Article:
As part of Lowcountry Giving Day, the local American Red Cross is giving back to the community that supports them throughout the year. On Tuesday, May 5, 2015, the Lowcountry SC Chapter is hosting “Giving Back on Giving Day,” a free community event.
“We touch the lives of one in every four people in South Carolina. Without the support of the community, through volunteers, donations, and more, we would not be able to provide care and comfort for our friends and neighbors when they need it the most,” said Louise Welch Williams, regional chief executive for the Palmetto SC Region of the American Red Cross. “We want to show our Lowcountry community that we appreciate their support both on May 5th and throughout the year.”
During this event, the community is invited to attend free Citizen CPR training. Participants learn the “hands-only” method of CPR during a 30-minute session and receive a certificate of completion. Classes begin on the hour and no pre-registration is necessary.
Those interested in donating blood will be able to visit the bloodmobile at the Lowcountry SC Chapter from 10 a.m. to 3 p.m. To make an appointment to donate, visit redcrossblood.org, call 1-800-RED CROSS, or download the Red Cross Blood Donor App.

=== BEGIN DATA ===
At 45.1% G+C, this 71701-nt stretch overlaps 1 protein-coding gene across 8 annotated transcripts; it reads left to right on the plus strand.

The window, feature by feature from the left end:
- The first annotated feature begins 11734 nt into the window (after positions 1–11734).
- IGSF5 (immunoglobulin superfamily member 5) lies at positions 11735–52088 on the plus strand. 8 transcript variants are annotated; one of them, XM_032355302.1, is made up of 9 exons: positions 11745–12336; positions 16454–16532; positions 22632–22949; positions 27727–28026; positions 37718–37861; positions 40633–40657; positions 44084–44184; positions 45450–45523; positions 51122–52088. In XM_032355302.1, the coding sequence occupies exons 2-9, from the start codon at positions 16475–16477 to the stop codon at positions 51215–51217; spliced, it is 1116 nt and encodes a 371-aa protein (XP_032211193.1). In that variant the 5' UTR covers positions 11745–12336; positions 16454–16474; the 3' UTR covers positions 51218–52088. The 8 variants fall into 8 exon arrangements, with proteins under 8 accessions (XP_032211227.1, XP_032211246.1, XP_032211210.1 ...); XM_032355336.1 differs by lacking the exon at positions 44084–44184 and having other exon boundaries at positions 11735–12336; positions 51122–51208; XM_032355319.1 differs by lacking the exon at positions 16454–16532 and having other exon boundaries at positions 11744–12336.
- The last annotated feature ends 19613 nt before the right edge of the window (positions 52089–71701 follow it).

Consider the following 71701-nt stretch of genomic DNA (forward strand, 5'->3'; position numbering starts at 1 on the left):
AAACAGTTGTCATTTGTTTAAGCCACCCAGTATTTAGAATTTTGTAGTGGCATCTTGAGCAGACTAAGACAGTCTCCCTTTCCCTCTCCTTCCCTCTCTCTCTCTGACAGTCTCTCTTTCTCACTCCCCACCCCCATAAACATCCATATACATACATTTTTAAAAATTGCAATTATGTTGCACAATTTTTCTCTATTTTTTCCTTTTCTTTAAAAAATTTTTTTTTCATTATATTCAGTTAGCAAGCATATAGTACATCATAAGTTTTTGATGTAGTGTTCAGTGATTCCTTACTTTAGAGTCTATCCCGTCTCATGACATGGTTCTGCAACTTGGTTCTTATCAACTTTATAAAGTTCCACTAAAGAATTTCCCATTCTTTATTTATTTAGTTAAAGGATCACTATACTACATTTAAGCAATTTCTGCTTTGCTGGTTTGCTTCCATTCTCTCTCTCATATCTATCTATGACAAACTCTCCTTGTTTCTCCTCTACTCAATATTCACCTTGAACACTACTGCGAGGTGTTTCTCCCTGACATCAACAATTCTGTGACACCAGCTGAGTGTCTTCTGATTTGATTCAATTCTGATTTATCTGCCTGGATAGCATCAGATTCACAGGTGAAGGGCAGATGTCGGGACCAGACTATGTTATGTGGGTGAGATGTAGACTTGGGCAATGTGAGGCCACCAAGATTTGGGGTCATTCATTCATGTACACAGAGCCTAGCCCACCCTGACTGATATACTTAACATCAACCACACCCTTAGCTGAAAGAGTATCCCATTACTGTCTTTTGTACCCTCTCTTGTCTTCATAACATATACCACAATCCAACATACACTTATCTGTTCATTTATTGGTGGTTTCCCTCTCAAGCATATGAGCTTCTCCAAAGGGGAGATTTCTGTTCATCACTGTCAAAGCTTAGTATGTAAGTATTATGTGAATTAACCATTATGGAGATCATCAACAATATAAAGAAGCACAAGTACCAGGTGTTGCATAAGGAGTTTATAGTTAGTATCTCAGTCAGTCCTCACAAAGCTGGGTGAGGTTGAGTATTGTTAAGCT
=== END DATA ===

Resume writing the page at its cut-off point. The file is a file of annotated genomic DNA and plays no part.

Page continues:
Volunteers will also be demonstrating the new Red Cross Emergency App. The Emergency App which gives people instant access to weather alerts, life-saving information and ways to contact family and friends in one free, easy-to-use app for mobile devices. The free Emergency App is available in app stores for smartphones and tablets by searching for the American Red Cross or by going to redcross.org/apps.
Other activities include tours of the Emergency Response Vehicle and information on creating an emergency kit.
The event is Tuesday, May 5, 6 a.m. to 6 p.m. at the Lowcountry SC Chapter of the American Red Cross, located at 2424 City Hall Lane, North Charleston.
On average in South Carolina, the American Red Cross responds to a disaster every four hours. Because of volunteers and financial assistance from the community, last year the Red Cross was able to help more than 7,000 individuals state-wide affected by disasters.